The planned release of millions of genetically modified mosquitoes in West Bay, scheduled to begin Thursday morning, has been halted after a judge granted a stay late Wednesday.
The stay issued by Justice Ingrid Mangatal is pending a judicial review hearing scheduled for 9:30 a.m. Tuesday in open court.
Applications for the stay and judicial review were filed by HSM attorneys on behalf of Dwene Ebanks, who spearheads a movement called Caymanians United Against GM Mosquitoes.
Mr. Ebanks also started an online petition to suspend the GM mosquito release. The petition has 673 signatures.
The Mosquito Research and Control Unit, in collaboration with biotechnology company Oxitec, had planned to release millions of male GM Aedes aegypti mosquitoes as a preventive measure to control the mosquito species responsible for the transmission of viruses such as Zika, dengue and chikungunya.
The MRCU and Oxitec originally planned to begin the rollout of their “friendly Aedes aegypti project” in June, but delays in acquiring permits moved the release date to Thursday. Now, the MRCU and Oxitec do not know when – or if – the release will occur.
“I think it’s very regrettable that the project has been stayed,” MRCU Director Bill Petrie said. “We are hopeful that it will be a short delay and that we can get on with the project as soon as possible, especially given that we now have Zika in Cayman.” Mr. Petrie said a “lengthy delay would be detrimental to the program as a whole.”
Mosquitoes to be destroyed
The “batch” of approximately 75,000 mosquitoes that was to be released Thursday will have to be destroyed, Mr. Petrie said.
To kill the mosquitoes, lab workers put them in a freezer, where they remain for 12 hours and then are discarded.
Mr. Petrie said the wasted batches would be a loss for the entire program because permits allow MRCU and Oxitec to import and use only a particular quantity, which they cannot exceed.
Oxitec project manager Renaud Lacroix said the company is working to calculate the financial loss caused by the delay, and he is concerned about the negative effect the stay might have on the project’s ability to reduce the population of Aedes aegypti mosquitoes.
“We’re now quite advanced in the rainy season and in the mosquito season, so we only have a few months left in the rainy season where we could see an obvious effect in the reduction of mosquitoes in the treatment area,” Mr. Lacroix said.
He said there would still be some effect if the program starts later in the season, it just would not be as “striking.”
“It is possible that if the stay is too extended, we won’t be able to see a reduction during the rainy season, which is when you need to protect people from the bites of Aedes aegypti and the transmission of dengue, Zika and chikungunya,” Mr. Lacroix said.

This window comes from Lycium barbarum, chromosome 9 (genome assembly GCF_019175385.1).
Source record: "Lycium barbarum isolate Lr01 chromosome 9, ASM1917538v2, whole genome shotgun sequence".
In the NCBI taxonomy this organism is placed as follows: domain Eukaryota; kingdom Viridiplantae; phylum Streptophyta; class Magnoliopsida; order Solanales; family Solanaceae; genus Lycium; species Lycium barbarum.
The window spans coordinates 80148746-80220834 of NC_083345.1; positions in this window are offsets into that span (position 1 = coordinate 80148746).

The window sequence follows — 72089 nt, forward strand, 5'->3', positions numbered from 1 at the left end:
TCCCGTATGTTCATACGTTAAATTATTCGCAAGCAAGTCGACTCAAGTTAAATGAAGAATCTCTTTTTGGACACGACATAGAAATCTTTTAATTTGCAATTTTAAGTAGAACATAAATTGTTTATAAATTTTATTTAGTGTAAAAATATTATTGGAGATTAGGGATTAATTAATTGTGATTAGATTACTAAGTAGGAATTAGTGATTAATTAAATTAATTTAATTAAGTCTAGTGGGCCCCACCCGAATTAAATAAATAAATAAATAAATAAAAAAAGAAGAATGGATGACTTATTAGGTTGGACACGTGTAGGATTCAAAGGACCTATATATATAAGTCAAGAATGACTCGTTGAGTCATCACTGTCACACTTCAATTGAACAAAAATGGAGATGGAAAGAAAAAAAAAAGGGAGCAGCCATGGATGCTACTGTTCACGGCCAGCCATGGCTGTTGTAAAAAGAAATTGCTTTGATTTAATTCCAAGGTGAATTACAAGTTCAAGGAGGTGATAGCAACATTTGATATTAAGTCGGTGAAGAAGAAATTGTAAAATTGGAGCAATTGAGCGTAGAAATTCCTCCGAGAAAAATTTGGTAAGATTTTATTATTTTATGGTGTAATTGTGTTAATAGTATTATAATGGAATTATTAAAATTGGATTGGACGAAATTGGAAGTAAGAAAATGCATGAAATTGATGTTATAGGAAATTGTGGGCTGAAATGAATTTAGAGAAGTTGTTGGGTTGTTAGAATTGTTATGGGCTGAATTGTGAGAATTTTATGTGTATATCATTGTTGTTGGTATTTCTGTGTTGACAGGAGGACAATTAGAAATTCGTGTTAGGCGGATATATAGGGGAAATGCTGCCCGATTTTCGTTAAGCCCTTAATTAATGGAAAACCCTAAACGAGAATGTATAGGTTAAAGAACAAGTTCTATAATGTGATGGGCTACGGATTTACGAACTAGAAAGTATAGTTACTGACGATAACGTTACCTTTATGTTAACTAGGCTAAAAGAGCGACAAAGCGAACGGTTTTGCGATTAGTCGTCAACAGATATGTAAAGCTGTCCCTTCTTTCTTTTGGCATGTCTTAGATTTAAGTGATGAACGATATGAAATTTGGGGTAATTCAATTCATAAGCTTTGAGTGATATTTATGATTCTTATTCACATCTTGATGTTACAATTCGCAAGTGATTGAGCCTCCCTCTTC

Mr. Petrie explained that as the rainy season goes on, the threat from Zika increases, “ … so that’s the concern from the public health perspective.”
In a press statement issued Thursday, Acting Medical Officer of Health Dr. Samuel Williams-Rodriguez said the “deferral in launching the Oxitec project for the Cayman Islands is met upon with concern in relation to our obligation to prioritize means to protect the health, safety and well-being of all residents and visitors alike.
“I remain confident in the system of justice and it is my hope that both legally and scientifically all agencies will be permitted to move forward in implementing this worthwhile project,” Dr. Williams-Rodriguez said.
Mr. Lacroix saidthis is not the first time legal action has been brought against Oxitec, as there had been an earlier legal challenge to try to stop an Oxitec project last year in Brazil. He said he hopes to “have a positive result out of this legal action, as happened … in Brazil.”
“We believe our technology is safe,” he added, “and it has been deemed safe in every country we’ve applied for it. There have been more than 150 million males released so far worldwide, and there has been no adverse event detected by any of the countries we’ve worked with.”
He said he does not believe the people who brought the matter to court represent the whole population of Grand Cayman.
“From our own activities when we’ve met the public, we’ve received quite a lot of support and positive response to the project,” he said.